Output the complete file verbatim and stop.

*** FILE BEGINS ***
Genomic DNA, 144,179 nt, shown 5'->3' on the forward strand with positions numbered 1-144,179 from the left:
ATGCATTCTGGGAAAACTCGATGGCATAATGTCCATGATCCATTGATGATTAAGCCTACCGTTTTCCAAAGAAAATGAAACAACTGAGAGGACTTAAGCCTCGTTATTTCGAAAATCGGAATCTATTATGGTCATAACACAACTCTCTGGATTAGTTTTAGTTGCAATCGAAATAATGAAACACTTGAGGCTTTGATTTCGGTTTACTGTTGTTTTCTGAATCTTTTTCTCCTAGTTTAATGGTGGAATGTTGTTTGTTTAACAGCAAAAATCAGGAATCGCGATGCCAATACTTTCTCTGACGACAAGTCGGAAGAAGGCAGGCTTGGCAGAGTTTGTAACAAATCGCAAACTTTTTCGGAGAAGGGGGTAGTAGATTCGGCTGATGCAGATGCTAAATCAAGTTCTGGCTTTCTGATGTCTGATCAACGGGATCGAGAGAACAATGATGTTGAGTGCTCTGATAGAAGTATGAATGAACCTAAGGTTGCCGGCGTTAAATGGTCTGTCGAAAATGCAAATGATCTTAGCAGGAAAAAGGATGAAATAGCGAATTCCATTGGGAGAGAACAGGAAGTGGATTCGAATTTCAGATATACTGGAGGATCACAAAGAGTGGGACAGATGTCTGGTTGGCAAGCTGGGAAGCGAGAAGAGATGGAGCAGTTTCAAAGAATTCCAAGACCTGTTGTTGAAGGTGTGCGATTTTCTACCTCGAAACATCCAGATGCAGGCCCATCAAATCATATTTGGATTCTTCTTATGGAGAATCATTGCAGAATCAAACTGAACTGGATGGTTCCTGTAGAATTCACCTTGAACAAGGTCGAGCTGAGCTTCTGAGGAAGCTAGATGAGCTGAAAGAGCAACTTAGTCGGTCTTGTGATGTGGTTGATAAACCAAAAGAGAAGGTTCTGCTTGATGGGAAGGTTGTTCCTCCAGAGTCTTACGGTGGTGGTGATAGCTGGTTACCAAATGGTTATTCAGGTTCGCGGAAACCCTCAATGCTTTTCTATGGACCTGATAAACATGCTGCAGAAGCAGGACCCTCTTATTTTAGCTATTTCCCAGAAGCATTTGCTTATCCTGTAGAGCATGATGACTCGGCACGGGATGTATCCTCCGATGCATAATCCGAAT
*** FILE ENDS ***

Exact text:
Genomic DNA, 144,179 nt, shown 5'->3' on the forward strand with positions numbered 1-144,179 from the left:
ATGCATTCTGGGAAAACTCGATGGCATAATGTCCATGATCCATTGATGATTAAGCCTACCGTTTTCCAAAGAAAATGAAACAACTGAGAGGACTTAAGCCTCGTTATTTCGAAAATCGGAATCTATTATGGTCATAACACAACTCTCTGGATTAGTTTTAGTTGCAATCGAAATAATGAAACACTTGAGGCTTTGATTTCGGTTTACTGTTGTTTTCTGAATCTTTTTCTCCTAGTTTAATGGTGGAATGTTGTTTGTTTAACAGCAAAAATCAGGAATCGCGATGCCAATACTTTCTCTGACGACAAGTCGGAAGAAGGCAGGCTTGGCAGAGTTTGTAACAAATCGCAAACTTTTTCGGAGAAGGGGGTAGTAGATTCGGCTGATGCAGATGCTAAATCAAGTTCTGGCTTTCTGATGTCTGATCAACGGGATCGAGAGAACAATGATGTTGAGTGCTCTGATAGAAGTATGAATGAACCTAAGGTTGCCGGCGTTAAATGGTCTGTCGAAAATGCAAATGATCTTAGCAGGAAAAAGGATGAAATAGCGAATTCCATTGGGAGAGAACAGGAAGTGGATTCGAATTTCAGATATACTGGAGGATCACAAAGAGTGGGACAGATGTCTGGTTGGCAAGCTGGGAAGCGAGAAGAGATGGAGCAGTTTCAAAGAATTCCAAGACCTGTTGTTGAAGGTGTGCGATTTTCTACCTCGAAACATCCAGATGCAGGCCCATCAAATCATATTTGGATTCTTCTTATGGAGAATCATTGCAGAATCAAACTGAACTGGATGGTTCCTGTAGAATTCACCTTGAACAAGGTCGAGCTGAGCTTCTGAGGAAGCTAGATGAGCTGAAAGAGCAACTTAGTCGGTCTTGTGATGTGGTTGATAAACCAAAAGAGAAGGTTCTGCTTGATGGGAAGGTTGTTCCTCCAGAGTCTTACGGTGGTGGTGATAGCTGGTTACCAAATGGTTATTCAGGTTCGCGGAAACCCTCAATGCTTTTCTATGGACCTGATAAACATGCTGCAGAAGCAGGACCCTCTTATTTTAGCTATTTCCCAGAAGCATTTGCTTATCCTGTAGAGCATGATGACTCGGCACGGGATGTATCCTCCGATGCATAATCCGAAT